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HMS Oxlip (K123)
Career (UK)
Name: HMS Oxlip
Namesake: Oxlip
Builder: A & J Inglis, Glasgow
Yard number: J1164
Laid down: 9 December 1940
Launched: 28 August 1941
Completed: 28 December 1941
Decommissioned: 1946
Identification: Pennant number: K123
Fate: Transferred to the Irish Naval Service
General characteristics [1][2]
Class & type: Flower-class corvette
Displacement: 925 long tons (940 t; 1,036 short tons)
Length: 205 ft (62.48 m)o/a
Beam: 33 ft (10.06 m)
Draught: 11.5 ft (3.51 m)
Propulsion:
  • single shaft
  • 2 x fire tube Scotch boilers
  • 1 x 4-cycle triple-expansion reciprocating steam engine
  • 2,750 ihp (2,050 kW)
Speed: 16 knots (29.6 km/h)
Range: 3,500 nautical miles (6,482 km) at 12 knots (22.2 km/h)
Complement: 85
Sensors and
processing systems:
  • 1 × SW1C or 2C radar
  • 1 × Type 123A or Type 127DV ASDIC
Armament:
  • 1 × 4-inch BL Mk.IX single gun
  • 2 × .50 cal machine gun (twin)
  • 2 × Lewis .303 cal machine gun (twin)
  • 2 × Mk.II depth charge throwers
  • 2 × depth charge rails with 40 depth charges
  • originally fitted with minesweeping gear, later removed
  • HMS Oxlip was a Flower-class corvette that served in the Royal Navy during World War II.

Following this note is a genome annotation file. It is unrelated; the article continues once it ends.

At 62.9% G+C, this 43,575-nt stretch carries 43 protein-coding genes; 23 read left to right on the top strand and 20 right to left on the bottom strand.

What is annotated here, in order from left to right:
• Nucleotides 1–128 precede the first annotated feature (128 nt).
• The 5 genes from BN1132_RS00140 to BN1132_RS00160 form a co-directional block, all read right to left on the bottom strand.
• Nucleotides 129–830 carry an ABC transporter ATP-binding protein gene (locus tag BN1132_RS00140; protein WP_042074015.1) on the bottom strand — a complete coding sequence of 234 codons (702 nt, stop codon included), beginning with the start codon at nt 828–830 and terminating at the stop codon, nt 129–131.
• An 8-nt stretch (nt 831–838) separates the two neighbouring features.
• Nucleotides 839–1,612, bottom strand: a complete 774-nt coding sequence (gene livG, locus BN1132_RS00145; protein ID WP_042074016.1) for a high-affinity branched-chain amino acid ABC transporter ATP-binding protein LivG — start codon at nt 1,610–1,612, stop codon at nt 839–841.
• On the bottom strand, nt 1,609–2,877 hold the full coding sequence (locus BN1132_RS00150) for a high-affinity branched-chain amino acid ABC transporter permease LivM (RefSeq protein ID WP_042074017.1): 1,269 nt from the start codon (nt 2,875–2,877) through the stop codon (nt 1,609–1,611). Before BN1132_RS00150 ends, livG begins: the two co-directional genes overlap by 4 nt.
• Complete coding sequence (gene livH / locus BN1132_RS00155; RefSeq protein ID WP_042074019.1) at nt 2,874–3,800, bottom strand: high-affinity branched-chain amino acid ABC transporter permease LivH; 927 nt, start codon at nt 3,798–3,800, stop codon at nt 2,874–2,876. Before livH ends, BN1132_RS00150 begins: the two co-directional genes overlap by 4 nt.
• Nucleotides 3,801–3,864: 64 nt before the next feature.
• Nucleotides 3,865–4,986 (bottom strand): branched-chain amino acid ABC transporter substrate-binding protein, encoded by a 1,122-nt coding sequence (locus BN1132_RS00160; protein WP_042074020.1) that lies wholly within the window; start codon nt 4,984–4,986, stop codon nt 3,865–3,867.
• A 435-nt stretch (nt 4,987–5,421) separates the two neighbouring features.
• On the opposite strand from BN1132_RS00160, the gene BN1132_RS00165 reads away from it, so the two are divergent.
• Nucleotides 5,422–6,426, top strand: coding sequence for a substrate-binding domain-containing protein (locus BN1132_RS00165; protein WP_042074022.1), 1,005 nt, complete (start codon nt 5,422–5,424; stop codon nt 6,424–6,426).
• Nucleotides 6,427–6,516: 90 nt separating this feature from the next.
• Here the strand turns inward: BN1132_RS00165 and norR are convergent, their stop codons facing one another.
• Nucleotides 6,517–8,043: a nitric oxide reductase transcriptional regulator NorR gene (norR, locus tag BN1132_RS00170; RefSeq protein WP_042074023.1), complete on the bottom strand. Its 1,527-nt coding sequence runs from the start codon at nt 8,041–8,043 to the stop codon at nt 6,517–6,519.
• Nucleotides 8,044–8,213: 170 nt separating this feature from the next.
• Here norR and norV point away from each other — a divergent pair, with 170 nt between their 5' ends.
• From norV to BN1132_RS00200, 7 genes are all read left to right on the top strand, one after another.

Construction[]

    Oxlip was ordered in July 1939 as part of the Royal Navy’s 1939 War Emergency building programme. She was laid down by A & J Inglis of Glasgow on 9 December 1940, launched 28 August 1941 and completed 28 December the same year. After working up and trials she joined Western Approaches Command for anti-submarine warfare and convoy escort duties.

    Service history[]

    From February 1942 onwards Oxlip served with close escort groups on Arctic convoys taking war materiel from the Western Allies to the Soviet Union. In three years Oxlip sailed with 18 Arctic convoys (outbound and homebound), contributing to the safe and timely arrival of more than 300 merchant ships. With the end of hostilities Oxlip was decommissioned and in 1946 she was sold.

    Post-war service[]

    In 1946 Oxlip was sold to the Irish Naval Service where she was commissioned as Maev. She was stricken in March 1972.

    Convoys escorted[]

    Arctic convoys 1942-45[3]
    Outbound Homebound
    PQ 11 QP 8
    PQ 14 QP 11
    JW 51A RA 52
    JW 55B RA 55B
    JW 56B RA 56
    JW 59 RA 59A
    JW 61 RA 61
    JW 65 RA 65
    JW 66 RA 66

    Notes[]

    1. Elliott p187
    2. Conway p62
    3. Ruegg, Hague p90

    References[]

    • Gardiner R, Chesnau R: Conways All the Worlds Fighting Ships 1922–1946 (1980) ISBN 0-85177-146-7

    External links[]


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